The tech sector and the 5G workforce

People are living longer and retiring later. Meanwhile, younger generations are starting their first jobs and looking to join the workforce. For the first time ever, there’s a workforce encompassing five generations of people.

Designing a culture that supports multi-generational workers is pressing. And preparing for the five-generation workforce is particularly thorny when it comes to the tech sector.

So, what are the problems and the potential of the 5G workforce in tech? And how can tech companies excel with a mix of 5G employees?

Who is the 5G workforce?

The 5G workforce has nothing to do with the new 5G network. Rather, it’s the name given to the recent phenomenon for five different generations co-existing in the workplace.

The five generations now working together are:

  1. The silent generation (1928-1945, ages 93-76)
  2. Baby boomers (1946-1964, ages 75-57)
  3. Generation X (1965-1980, ages 56-41)
  4. Millennials (1981-1996, ages 40-25)
  5. Generation Z (1997-2012, ages 24-9)

The result is a wide range of life experiences. 5G offices house varying viewpoints and knowledge. They’re home to people at different stages of life, all merging together in a multigenerational workplace.

The potential of the 5G workforce

With all that variety comes a unique opportunity to unlock valuable insight and camaraderie in your offices.

In the tech sector, this far-reaching input can translate to software that is more accessible, more robust, and more up-to-date. You combine the newest knowledge from the younger generations, with the wisdom and experience of the older generations.

Additionally, you have teams that are representative of nearly all age groups in society. As such, your software and tech products benefit from diverse insight.

The challenges of the 5G workforce

One challenge faced by all managers of a 5G workforce is ensuring that their teams integrate and work together. There is a risk of people forming cliques and disparate groups based on age or viewpoint. In turn, this results in a loss of productivity and insight that could otherwise be unlocked by collaborative work.

There’s also the risk of cultural clashes; communication problems caused by different world views and understandings of how things are and how they should be.

“Boomers and the “silent generation” feel they are being phased out by technology. Millennials feel they drew the short straw with the job market. Gen-Xers feel like the sandwich generation, often forgotten or ignored. Gen-Zers want to change the world but feel stymied by outdated practices.”

Richard Bailey, President of the Americas at HP, Inc.

For example, the silent generation grew up with no technology. Gen Z, however, grew up as ‘digital natives’, and so have a very different take on technology and what it can or should do. This means a different level of tech acceptance in their roles. For instance, younger generations may be more accepting of using automation technology to assist them with their work.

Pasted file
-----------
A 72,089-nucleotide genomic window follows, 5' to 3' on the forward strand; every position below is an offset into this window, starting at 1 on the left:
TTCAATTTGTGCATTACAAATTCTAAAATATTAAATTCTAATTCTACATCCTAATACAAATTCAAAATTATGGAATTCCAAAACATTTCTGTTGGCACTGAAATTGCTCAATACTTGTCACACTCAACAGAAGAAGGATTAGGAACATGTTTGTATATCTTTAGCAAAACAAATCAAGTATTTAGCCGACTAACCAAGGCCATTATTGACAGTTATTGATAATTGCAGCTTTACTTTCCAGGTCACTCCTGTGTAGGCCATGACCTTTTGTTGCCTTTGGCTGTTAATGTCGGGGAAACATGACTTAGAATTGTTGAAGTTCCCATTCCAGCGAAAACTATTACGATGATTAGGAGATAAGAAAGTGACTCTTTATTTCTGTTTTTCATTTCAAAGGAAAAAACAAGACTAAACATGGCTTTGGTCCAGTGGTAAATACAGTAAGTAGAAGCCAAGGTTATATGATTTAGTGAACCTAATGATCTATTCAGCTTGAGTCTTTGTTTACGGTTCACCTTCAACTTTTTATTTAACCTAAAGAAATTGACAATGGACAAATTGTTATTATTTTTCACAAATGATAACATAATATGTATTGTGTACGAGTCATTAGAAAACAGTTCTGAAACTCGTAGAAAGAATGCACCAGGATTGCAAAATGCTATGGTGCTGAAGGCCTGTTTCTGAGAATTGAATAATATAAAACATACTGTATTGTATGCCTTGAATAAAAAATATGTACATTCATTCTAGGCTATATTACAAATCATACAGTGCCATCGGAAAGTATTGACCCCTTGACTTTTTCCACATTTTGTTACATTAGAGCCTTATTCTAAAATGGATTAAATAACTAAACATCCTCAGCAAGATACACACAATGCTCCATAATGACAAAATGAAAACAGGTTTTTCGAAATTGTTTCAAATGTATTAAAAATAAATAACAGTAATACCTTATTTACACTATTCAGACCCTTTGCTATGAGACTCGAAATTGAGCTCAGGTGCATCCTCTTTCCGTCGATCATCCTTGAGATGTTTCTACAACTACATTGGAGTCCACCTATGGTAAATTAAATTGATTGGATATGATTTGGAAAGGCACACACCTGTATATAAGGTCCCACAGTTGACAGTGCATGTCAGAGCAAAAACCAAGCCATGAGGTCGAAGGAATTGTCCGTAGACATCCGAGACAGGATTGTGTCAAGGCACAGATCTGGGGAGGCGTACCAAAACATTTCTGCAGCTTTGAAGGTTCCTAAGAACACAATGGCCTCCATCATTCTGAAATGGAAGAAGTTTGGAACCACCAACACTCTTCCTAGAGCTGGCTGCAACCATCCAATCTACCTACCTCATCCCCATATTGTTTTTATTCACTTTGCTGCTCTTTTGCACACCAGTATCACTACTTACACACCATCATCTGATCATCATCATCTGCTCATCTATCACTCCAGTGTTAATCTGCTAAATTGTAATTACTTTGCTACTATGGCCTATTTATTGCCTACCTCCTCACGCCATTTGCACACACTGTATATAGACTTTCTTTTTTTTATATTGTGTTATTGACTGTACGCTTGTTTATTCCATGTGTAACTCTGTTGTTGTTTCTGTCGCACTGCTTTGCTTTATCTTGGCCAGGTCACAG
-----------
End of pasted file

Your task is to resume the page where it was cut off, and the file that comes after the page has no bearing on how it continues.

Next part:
The ageism in tech issue

The tech sector faces a particularly specific challenge when it comes to the 5G workforce: the ageism rampant in the industry.

Older programmers find themselves considered ‘over the hill’, and face career worries — being a minority in the workforce. This means that your older developers may feel less job security. Or they may face their input being disregarded as ‘old-fashioned’ or ‘out-of-date’.

Meanwhile, younger developers are too often treated as disposable resources to hire. As such, many tend to burn out rapidly.

This generational deficit is seeing companies suffer in terms of both workplace culture and productivity. Most obviously, failing to support each generation of tech workers fairly and consistently creates an unsettled working environment.

Plus, in terms of re

sults, an imbalanced mix of software veterans and inexperienced starters leads to lagging leadership and work quality. An ‘us vs them’ mentality between generations must be avoided.

Supporting the 5G workforce

The goals of supporting the 5G workforce are to promote collaboration, teamwork, and a healthy, integrated culture.

A clear step in the right direction is to encourage cross-generational mentoring. (And to make sure it runs both ways.) Older team members can share knowledge that only comes from experience. Younger team members can share their more recent training and introduce newer ideas.

Along a similar vein, developers of every generation should be encouraged to continue learning — both from each other, and on their own. Everyone being in a learning mindset helps to reinforce the fact that no one knows everything. This, in turn, implicitly encourages teams to listen and respect each other’s ideas.

Pair programming across generations is a great fit for the tech industry. For example, younger developers can bring a fresh set of eyes, and experienced developers can bring tried-and-tested approaches to complex problems.

HR teams must also be trained to tackle (perhaps oblivious) typecasts. Age is not an indicator of skill or remuneration expectations, and you should assume nothing.

The 5G workforce in tech

The bottom line is that a diverse team drives financial performance. The five-generation workforce is a business boon, and designing a culture that works for each generation can only benefit office morale and output.

So, are you ready to support the 5G workforce in your tech offices?

Useful links

Designing for the ageing population

Ageism in tech: the not-so-invisible age limit developers face

A programmer’s work is never done